# Pole assignment problem

Let $R$ be a commutative ring and let $(A,B)$ be a pair of matrices of sizes $(n \times n)$ and $(n \times m)$, respectively, with coefficients in $R$. The pole assignment problem asks the following. Given $r_1,\ldots,r_n$, does there exist an $(m \times n)$-matrix $F$, called a feedback matrix, such that the characteristic polynomial of $A+BF$ is precisely $(X-r_1)\cdots(X - r_n)$? The pair $(A,B)$ is then called a pole assignable pair of matrices. The terminology derives from the "interpretation" of $(A,B)$ as (the essential data of) a discrete-time time-invariant linear control system: \begin{equation}\label{eq:a1} x(t+1) = Ax(t) + Bu(t) \end{equation} where $x(t) \in R^n$, $u(t) \in R^m$, or also, when $R = \mathbf{R}$ or $\mathbf{C}$, a continuous-time time-invariant linear control system: \begin{equation}\label{eq:a2} \dot x(t) = Ax(t) + Bu(t) \end{equation} where $x(t) \in R^n$, $u(t) \in R^m$.

In both cases, state feedback (see Automatic control theory), $u \mapsto u + Fx$, changes the pair $(A,B)$ to $(A+BF,B)$.

The transfer function of a system \eqref{eq:a1} or \eqref{eq:a2} with output $y(t) = C x(t)$ is equal to \begin{equation}\label{eq:a3} T(s) = C(sI-A)^{-1}B \end{equation} and therefore the terminology "pole assignment" is used.

The pair $(A,B)$ is a *coefficient assignable* pair of matrices if for all $a_1,\ldots,a_n \in R$ there is an $(m\times n)$-matrix $F$ such that $A+BF$ has characteristic polynomial $X^n + a_1X^{n-1} + \cdots + a_n$.

The pair $(A,B)$ is *completely reachable*, *reachable*, *completely controllable*, or *controllable* if the columns of the $(n\times nm)$-reachability matrix
\begin{equation}\label{eq:a4}
(B,AB,\ldots,A^{n-1}B)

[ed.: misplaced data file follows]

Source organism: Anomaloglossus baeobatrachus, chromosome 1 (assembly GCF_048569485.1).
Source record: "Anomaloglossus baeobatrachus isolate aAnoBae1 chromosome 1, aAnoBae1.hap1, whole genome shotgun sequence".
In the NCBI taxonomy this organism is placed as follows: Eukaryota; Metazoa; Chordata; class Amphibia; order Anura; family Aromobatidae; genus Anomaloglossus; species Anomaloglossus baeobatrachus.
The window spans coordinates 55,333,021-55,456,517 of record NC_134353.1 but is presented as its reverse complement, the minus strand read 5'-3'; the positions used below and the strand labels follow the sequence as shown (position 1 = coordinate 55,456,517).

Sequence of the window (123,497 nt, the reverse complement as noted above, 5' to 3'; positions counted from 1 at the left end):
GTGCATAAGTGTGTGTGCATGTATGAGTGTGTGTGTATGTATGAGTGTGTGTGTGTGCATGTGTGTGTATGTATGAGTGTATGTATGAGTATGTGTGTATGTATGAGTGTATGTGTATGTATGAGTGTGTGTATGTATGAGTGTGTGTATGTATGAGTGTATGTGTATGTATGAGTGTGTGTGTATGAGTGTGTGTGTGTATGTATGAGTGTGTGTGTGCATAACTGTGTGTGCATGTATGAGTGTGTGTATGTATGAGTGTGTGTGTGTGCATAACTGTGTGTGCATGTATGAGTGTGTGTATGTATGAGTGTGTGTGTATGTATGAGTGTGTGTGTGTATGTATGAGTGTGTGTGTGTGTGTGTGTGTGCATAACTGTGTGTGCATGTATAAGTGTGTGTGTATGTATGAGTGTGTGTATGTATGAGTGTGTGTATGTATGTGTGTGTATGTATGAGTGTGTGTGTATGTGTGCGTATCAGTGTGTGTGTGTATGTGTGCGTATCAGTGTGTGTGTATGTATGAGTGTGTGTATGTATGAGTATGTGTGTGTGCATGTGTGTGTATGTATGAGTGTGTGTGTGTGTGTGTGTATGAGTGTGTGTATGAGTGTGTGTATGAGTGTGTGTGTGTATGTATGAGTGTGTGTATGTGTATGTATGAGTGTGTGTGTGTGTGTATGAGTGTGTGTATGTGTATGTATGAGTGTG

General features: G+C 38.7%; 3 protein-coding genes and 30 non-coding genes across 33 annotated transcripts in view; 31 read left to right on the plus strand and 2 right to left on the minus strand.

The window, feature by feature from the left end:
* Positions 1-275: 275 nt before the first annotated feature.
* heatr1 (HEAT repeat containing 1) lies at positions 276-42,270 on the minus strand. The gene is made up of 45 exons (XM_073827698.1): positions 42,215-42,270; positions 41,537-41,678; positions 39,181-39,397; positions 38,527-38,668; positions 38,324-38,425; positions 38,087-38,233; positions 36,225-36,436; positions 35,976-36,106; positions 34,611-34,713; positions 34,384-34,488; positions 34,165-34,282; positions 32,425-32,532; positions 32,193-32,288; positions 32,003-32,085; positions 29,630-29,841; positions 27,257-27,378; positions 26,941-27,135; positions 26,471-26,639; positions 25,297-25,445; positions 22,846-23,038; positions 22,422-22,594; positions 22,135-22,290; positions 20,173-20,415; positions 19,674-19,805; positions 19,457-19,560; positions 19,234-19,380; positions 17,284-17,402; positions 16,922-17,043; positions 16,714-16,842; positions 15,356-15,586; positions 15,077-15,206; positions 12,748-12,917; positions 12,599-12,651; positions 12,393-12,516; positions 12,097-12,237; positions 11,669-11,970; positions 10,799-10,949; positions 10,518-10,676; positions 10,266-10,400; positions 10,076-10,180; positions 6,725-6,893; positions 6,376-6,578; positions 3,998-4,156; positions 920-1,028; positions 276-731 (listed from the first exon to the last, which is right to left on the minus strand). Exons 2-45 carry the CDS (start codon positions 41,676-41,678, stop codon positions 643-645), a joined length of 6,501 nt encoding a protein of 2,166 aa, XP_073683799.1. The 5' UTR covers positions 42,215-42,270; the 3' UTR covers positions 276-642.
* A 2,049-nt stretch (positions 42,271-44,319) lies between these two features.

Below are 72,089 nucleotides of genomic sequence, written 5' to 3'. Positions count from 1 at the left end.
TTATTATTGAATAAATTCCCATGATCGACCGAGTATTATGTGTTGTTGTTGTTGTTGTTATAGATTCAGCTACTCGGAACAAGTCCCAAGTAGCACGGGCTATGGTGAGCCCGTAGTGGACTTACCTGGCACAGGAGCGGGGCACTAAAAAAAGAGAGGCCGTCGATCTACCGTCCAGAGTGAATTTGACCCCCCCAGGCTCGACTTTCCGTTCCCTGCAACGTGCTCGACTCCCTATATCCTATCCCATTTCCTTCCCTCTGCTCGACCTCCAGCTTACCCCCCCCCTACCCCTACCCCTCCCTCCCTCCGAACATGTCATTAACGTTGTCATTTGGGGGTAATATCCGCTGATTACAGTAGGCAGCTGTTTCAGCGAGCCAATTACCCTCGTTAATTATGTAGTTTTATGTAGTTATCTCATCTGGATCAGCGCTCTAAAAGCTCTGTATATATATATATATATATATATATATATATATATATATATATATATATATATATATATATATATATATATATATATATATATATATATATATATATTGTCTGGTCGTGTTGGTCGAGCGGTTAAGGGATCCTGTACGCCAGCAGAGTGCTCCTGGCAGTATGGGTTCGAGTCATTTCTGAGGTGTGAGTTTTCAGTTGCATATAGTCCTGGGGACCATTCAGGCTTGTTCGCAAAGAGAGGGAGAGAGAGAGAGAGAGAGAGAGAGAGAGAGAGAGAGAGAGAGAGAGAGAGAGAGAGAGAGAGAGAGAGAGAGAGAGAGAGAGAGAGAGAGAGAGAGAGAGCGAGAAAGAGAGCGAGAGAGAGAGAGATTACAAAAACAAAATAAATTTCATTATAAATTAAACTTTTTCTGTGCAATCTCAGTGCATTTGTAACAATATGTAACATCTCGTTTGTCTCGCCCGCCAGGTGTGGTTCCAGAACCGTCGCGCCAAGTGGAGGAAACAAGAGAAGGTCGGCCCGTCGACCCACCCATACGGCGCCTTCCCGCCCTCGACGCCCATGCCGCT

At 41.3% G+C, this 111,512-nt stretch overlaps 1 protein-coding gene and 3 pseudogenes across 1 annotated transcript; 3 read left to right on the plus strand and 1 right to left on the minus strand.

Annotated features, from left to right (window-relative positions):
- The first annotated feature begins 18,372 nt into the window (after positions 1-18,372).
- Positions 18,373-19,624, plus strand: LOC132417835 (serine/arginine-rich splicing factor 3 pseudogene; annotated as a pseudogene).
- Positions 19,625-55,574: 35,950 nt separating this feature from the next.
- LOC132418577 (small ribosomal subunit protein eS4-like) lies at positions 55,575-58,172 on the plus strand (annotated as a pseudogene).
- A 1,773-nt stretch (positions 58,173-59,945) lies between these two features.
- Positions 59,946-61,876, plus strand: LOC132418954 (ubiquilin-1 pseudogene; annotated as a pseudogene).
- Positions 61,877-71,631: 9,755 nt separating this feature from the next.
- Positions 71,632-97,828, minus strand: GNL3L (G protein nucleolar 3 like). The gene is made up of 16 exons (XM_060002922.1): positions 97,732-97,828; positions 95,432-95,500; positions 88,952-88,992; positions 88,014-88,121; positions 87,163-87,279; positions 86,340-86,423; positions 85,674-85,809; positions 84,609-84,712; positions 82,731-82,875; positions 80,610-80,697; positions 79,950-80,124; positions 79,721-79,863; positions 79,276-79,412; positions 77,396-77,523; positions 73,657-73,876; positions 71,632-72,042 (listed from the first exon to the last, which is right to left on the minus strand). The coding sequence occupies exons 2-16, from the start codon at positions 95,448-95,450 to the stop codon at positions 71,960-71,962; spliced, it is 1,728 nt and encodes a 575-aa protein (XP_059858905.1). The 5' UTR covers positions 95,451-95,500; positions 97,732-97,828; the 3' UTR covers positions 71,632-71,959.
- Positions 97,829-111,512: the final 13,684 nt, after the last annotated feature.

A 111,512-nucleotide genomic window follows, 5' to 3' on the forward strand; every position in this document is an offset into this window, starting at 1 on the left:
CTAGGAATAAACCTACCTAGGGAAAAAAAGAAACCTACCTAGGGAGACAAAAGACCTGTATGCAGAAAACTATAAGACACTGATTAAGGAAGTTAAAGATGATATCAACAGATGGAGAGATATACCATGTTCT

\end{equation}
span all of $R^n$. All four mentioned choices of terminology are used in the literature. The reachability matrix \eqref{eq:a4} is also called the controllability matrix. This terminology also derives from the "interpretations" \eqref{eq:a1} and \eqref{eq:a2} of a pair $(A,B)$, see again Automatic control theory.

A cyclic vector for an $(n\times n)$-matrix $M$ is a vector $v\in R^n$ such that $(v,MV,\ldots,M^{n-1}v)$ is a basis for $R^n$, i.e., such that $(M,v)$ is completely reachable. Now consider the following properties for a pair of matrices $(A,B)$:

a) there exist a matrix $F$ and a vector $w \in R^m$ such that $Bw$ is cyclic for $A+BF$;

b) $(A,B)$ is coefficient assignable;

c) $(A,B)$ is pole assignable;

d) $(A,B)$ is completely reachable.

Over a field these conditions are equivalent and, in general, a)$\Rightarrow$b)$\Rightarrow$c)$\Rightarrow$d). In control theory, the implication d)$\Rightarrow$a) for a field $R$ is called the Heyman lemma, and the implication d)$\Rightarrow$c) for a field $R$ is termed the pole shifting theorem.

A ring $R$ is said to have the FC-property (respectively, the CA-property or the PA-property) if for that ring d) implies a) (respectively, d) implies b), or d) implies c)). Such a ring is also called, respectively, an FC-ring, a CA-ring or a PA-ring. As noted, each field is an FC-ring (and hence a CA-ring and a PA-ring). Each Dedekind domain (cf. also Dedekind ring) is a PA-ring. The ring of polynomials in one indeterminate over an algebraically closed field is a CA-ring, but the ring of polynomials in two or more indeterminates over any field is not a PA-ring (and hence not a CA-ring) [a4].

For a variety of related results, see [a1], [a2], [a3], [a5].

#### References

[a1] | J.W. Brewer, J.W. Bunce, F.S. van Vleck, "Linear systems over commutative rings" , M. Dekker (1986) |

[a2] | J. Brewer, D. Katz, W. Ullery, "Pole assignability in polynomial rings, power series rings, and Prüfer domains" J. Algebra , 106 (1987) pp. 265–286 |

[a3] | R. Bumby, E.D. Soutrey, H.J. Sussmann, W. Vasconcelos, "Remarks on the pole-shifting theorem over rings" J. Pure Appl. Algebra , 20 (1981) pp. 113–127 |

[a4] | A. Tannenbaum, "Polynomial rings over arbitrary fields in two or more variables are not pole assignable" Syst. Control Lett. , 2 (1982) pp. 222–224 |

[a5] | J. Brewer, T. Ford, L. Kingler, W. Schmale, "When does the ring $K[g]$ have the coefficient assignment property?" J. Pure Appl. Algebra , 112 (1996) pp. 239–246 |

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Pole assignment problem.

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